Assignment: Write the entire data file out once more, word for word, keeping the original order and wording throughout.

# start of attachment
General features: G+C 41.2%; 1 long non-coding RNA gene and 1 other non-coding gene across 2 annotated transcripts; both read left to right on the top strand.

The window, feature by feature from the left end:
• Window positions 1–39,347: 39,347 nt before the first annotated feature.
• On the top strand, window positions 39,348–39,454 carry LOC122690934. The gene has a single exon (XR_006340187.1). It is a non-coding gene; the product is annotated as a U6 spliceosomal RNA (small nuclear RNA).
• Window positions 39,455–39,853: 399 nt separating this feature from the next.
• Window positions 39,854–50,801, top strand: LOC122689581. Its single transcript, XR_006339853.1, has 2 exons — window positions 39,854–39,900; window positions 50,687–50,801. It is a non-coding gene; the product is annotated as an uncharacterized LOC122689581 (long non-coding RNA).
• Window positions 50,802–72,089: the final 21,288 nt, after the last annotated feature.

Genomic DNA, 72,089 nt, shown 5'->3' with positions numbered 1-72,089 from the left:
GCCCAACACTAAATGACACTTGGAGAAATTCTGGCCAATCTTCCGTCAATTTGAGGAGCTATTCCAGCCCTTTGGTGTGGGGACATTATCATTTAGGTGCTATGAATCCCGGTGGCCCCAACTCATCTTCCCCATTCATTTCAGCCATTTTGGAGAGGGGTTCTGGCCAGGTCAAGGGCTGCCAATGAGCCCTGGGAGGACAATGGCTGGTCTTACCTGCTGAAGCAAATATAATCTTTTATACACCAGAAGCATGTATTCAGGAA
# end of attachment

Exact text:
General features: G+C 41.2%; 1 long non-coding RNA gene and 1 other non-coding gene across 2 annotated transcripts; both read left to right on the top strand.

The window, feature by feature from the left end:
• Window positions 1–39,347: 39,347 nt before the first annotated feature.
• On the top strand, window positions 39,348–39,454 carry LOC122690934. The gene has a single exon (XR_006340187.1). It is a non-coding gene; the product is annotated as a U6 spliceosomal RNA (small nuclear RNA).
• Window positions 39,455–39,853: 399 nt separating this feature from the next.
• Window positions 39,854–50,801, top strand: LOC122689581. Its single transcript, XR_006339853.1, has 2 exons — window positions 39,854–39,900; window positions 50,687–50,801. It is a non-coding gene; the product is annotated as an uncharacterized LOC122689581 (long non-coding RNA).
• Window positions 50,802–72,089: the final 21,288 nt, after the last annotated feature.

Genomic DNA, 72,089 nt, shown 5'->3' with positions numbered 1-72,089 from the left:
GCCCAACACTAAATGACACTTGGAGAAATTCTGGCCAATCTTCCGTCAATTTGAGGAGCTATTCCAGCCCTTTGGTGTGGGGACATTATCATTTAGGTGCTATGAATCCCGGTGGCCCCAACTCATCTTCCCCATTCATTTCAGCCATTTTGGAGAGGGGTTCTGGCCAGGTCAAGGGCTGCCAATGAGCCCTGGGAGGACAATGGCTGGTCTTACCTGCTGAAGCAAATATAATCTTTTATACACCAGAAGCATGTATTCAGGAA